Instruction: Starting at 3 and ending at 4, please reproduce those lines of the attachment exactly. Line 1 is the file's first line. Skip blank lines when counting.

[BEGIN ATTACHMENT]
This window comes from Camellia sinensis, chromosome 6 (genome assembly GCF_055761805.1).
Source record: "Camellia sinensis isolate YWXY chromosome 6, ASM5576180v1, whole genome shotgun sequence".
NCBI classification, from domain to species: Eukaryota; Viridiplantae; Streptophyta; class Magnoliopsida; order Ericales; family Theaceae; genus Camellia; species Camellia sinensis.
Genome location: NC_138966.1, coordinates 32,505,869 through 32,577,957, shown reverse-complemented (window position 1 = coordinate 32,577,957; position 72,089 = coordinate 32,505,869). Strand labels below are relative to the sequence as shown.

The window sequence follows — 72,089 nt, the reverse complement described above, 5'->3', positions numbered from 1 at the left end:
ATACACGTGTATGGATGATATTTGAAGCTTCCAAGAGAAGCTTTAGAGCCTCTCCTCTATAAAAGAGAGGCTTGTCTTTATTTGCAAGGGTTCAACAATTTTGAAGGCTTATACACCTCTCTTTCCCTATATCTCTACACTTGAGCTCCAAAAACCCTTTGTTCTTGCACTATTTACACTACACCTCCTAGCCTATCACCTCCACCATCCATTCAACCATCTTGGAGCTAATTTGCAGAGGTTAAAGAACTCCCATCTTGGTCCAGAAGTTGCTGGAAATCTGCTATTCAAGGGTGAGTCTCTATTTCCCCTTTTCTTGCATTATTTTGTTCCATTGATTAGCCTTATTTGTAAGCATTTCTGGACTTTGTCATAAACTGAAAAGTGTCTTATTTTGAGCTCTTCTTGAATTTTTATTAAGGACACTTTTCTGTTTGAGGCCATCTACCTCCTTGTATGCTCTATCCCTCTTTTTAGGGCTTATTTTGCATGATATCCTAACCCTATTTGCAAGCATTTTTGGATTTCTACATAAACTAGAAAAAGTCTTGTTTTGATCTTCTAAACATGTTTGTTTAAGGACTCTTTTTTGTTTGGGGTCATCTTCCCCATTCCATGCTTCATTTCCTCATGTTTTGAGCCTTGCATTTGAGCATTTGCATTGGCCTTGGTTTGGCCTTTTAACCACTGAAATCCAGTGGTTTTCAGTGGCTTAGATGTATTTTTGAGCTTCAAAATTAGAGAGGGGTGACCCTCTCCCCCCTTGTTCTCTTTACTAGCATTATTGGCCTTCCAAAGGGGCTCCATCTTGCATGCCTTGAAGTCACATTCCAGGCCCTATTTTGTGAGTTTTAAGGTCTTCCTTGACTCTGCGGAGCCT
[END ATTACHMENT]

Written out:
NCBI classification, from domain to species: Eukaryota; Viridiplantae; Streptophyta; class Magnoliopsida; order Ericales; family Theaceae; genus Camellia; species Camellia sinensis.
Genome location: NC_138966.1, coordinates 32,505,869 through 32,577,957, shown reverse-complemented (window position 1 = coordinate 32,577,957; position 72,089 = coordinate 32,505,869). Strand labels below are relative to the sequence as shown.